Whether Africa will ever benefit from its natural resources is a question that is more relevant now than ever, as new discoveries of coal, oil and gas across East Africa look set to transform global energy markets and – people hope – the economies of those countries.
But can the likes of Kenya, Tanzania, Mozambique and Uganda really turn their newfound riches into tangible wealth for ordinary people?
This month intellectuals from across Africa will be in Ethiopia asking just that. Politicians, business representatives, activists and academics from across the continent will be taking part, as over 800 experts gather in Addis Ababa for the Eighth African Development Forum.
“On average, resource-rich countries have done even more poorly than countries without resources,” according to Joseph Stiglitz, former chief economist at the World Bank and professor of economics at Columbia University, in the United States.
There are greater economic inequalities in resource-rich countries than elsewhere – as perhaps indicated by on-going miners’ strikes in South Africa, considered one of the most unequal countries in the world – and too often there is also endemic corruption.
In Nigeria, the continent’s biggest oil producer, at least $400bn (£250bn) of oil revenue has been stolen or misspent since independence in 1960, according to estimates by former World Bank vice-president for Africa, Oby Ezekwesili. That is 12 times the country’s national budget for 2011. Meanwhile, 90% of people live on less than $2 per day.
There has been violence between Sudan and South Sudan over oil this year, and Malawi and Tanzania have yet to resolve their dispute over who owns the oil and gas in Lake Malawi.
A different story?
Ghana started producing oil in December 2010 and there is further exploration all along the West African coastline. Only five of Africa’s 54 countries are not either producing or looking for oil.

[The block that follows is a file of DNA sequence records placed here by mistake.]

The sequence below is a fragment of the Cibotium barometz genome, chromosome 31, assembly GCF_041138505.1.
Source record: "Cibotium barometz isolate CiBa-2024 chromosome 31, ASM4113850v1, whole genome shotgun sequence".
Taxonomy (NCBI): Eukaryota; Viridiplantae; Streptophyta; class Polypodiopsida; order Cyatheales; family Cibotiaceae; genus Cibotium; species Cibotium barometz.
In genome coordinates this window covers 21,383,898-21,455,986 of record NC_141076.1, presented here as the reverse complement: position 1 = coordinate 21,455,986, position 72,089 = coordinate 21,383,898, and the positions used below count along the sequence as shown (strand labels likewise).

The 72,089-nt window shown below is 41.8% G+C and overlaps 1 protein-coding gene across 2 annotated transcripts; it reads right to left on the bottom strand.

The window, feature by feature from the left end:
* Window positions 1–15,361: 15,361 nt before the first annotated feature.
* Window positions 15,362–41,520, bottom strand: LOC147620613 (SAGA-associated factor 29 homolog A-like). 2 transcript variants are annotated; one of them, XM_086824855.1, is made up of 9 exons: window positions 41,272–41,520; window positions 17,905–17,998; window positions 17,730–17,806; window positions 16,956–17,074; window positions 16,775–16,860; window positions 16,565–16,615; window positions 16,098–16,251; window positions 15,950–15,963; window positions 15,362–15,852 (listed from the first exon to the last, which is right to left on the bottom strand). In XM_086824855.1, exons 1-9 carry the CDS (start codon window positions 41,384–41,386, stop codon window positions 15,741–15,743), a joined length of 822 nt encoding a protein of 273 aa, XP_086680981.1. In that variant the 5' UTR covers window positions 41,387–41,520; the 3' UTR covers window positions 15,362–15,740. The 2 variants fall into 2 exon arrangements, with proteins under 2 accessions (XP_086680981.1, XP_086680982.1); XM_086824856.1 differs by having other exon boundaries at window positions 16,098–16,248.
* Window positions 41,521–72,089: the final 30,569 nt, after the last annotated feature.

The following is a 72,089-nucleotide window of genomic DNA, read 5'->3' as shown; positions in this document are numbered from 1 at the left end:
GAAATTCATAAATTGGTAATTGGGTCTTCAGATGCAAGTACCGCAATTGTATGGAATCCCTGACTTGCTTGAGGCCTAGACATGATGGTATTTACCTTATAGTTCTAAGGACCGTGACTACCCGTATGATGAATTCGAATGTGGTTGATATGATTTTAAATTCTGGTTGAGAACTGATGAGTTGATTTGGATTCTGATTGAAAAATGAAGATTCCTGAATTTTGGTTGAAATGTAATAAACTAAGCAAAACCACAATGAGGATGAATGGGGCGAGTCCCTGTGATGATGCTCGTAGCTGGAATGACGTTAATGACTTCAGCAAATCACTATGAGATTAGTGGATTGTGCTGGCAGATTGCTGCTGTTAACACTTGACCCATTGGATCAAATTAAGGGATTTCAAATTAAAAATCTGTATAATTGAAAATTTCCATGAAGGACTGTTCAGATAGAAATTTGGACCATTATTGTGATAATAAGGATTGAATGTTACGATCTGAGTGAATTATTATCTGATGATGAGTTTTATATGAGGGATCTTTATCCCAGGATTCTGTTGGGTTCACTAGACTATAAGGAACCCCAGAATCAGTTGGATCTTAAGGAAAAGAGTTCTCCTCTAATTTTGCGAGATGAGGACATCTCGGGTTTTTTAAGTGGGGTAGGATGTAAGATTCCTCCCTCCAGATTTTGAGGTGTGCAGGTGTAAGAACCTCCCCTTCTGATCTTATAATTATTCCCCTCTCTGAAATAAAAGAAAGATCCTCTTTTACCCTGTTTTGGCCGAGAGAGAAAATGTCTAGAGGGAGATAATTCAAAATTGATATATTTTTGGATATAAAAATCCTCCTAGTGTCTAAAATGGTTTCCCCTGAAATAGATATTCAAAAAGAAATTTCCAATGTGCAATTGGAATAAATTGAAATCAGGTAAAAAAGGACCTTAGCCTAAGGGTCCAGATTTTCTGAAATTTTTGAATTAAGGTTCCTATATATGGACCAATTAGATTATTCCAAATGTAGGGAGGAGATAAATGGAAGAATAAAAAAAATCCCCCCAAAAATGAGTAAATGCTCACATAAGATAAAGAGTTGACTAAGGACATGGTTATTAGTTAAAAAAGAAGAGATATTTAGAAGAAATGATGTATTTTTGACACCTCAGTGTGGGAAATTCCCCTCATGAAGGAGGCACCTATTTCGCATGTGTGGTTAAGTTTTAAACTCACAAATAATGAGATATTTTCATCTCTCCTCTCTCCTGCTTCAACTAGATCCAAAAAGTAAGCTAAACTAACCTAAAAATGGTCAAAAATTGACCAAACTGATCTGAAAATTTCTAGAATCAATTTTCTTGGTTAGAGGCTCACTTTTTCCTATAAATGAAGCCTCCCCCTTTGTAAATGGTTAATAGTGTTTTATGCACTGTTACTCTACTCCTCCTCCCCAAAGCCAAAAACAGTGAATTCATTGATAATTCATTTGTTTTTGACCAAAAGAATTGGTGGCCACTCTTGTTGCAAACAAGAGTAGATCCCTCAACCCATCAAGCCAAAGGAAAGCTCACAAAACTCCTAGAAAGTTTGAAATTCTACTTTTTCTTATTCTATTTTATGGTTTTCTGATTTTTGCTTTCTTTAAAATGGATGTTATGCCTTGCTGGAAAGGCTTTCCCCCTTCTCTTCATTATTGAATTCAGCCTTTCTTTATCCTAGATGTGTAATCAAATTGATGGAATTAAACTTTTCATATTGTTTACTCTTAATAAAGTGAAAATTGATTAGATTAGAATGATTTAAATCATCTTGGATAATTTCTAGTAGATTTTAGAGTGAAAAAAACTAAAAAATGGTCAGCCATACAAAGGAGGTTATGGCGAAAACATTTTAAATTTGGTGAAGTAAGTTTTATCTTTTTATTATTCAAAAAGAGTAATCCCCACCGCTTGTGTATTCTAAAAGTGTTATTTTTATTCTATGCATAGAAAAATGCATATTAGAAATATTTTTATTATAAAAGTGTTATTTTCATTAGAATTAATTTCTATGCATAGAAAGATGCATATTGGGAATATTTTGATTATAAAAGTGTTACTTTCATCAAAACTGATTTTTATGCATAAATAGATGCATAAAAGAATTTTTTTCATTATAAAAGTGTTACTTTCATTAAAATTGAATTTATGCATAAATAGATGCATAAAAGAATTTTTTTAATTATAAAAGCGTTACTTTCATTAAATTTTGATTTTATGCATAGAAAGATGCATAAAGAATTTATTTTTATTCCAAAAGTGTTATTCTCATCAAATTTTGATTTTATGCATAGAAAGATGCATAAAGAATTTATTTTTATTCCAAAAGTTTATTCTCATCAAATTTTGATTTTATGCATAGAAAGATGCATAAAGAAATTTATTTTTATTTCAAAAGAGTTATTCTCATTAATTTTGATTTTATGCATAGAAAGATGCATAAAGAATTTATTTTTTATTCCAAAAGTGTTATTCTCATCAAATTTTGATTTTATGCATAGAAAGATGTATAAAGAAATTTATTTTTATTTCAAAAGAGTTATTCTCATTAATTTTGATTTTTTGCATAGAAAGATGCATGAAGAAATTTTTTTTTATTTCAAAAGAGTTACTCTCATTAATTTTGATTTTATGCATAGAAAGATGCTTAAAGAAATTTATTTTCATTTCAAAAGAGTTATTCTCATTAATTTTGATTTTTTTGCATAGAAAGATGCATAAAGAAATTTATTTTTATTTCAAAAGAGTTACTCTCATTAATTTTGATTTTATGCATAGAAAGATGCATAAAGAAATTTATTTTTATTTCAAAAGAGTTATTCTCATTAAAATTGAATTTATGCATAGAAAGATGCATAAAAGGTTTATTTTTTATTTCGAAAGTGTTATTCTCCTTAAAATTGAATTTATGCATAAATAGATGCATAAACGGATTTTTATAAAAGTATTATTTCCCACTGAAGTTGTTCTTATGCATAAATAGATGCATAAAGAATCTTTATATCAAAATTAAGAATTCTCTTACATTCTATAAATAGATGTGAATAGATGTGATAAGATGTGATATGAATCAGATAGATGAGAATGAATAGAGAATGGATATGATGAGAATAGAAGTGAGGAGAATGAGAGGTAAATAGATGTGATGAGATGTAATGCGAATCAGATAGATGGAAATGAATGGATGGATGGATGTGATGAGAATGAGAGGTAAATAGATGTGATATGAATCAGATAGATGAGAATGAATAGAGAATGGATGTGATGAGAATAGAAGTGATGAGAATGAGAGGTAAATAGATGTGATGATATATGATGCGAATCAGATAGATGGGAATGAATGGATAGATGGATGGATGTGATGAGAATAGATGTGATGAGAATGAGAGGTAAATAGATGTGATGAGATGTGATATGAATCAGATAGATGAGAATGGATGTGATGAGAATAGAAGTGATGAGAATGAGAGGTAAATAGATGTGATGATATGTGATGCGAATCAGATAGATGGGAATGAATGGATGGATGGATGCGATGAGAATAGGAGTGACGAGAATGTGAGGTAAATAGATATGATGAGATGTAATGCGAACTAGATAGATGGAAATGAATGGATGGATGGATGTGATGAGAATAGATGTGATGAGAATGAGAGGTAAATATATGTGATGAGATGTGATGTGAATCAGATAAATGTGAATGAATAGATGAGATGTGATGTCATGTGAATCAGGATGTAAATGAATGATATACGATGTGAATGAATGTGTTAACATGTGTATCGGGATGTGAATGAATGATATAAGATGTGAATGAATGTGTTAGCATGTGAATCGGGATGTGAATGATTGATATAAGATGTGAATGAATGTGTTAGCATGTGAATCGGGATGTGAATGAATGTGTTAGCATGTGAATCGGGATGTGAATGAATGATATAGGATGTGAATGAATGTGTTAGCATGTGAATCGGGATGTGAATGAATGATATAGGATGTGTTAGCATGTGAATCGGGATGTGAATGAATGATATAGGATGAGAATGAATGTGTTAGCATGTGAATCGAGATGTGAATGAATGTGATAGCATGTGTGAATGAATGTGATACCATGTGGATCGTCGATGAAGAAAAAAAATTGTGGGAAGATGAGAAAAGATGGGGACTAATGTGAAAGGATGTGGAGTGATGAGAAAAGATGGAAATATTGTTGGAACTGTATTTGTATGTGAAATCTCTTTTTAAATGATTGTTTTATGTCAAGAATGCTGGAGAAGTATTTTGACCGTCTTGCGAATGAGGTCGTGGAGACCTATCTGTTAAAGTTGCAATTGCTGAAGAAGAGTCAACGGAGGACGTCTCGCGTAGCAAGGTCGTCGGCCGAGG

From Algeria to Angola – and from petroleum to platinum, iron ore to oceans – the scramble for Africa’s resources has often caused problems rather than created prosperity.
Meanwhile, much of the profits from resource exploitation leave the continent entirely in the hands of foreign-owned companies which pay low rates of tax.
Few African countries process their own raw materials – rather, the value is added elsewhere, to the benefit of others.
Foreign-owned resource extraction companies are often criticised for providing little in the way of local employment and contribution to local economies.
But could there be a different story?
Diamond-rich Botswana has been praised as a country doing things right, experiencing relatively stable and transparent economic growth for decades.
It has also managed to retain some of the profits from processing its raw materials – something most African countries have failed to do.
A once poor European country, Norway, also proves it can be done – distributing its oil wealth so equally that it heads the United Nations Human Development Index (Nigeria comes in 156th place).
So why have so many African countries failed to turn natural riches into benefits for the masses? Who is to blame for the foreign exploitation, and whose responsibility is it to put things right? What about possible solutions – renegotiation of contracts, better transparency mechanisms, higher taxation, resource nationalism?
Should the likes of Mozambique and Ghana be celebrating their resource discoveries – and what do they need to do to make the most of them? Will Africa ever benefit from its natural riches?
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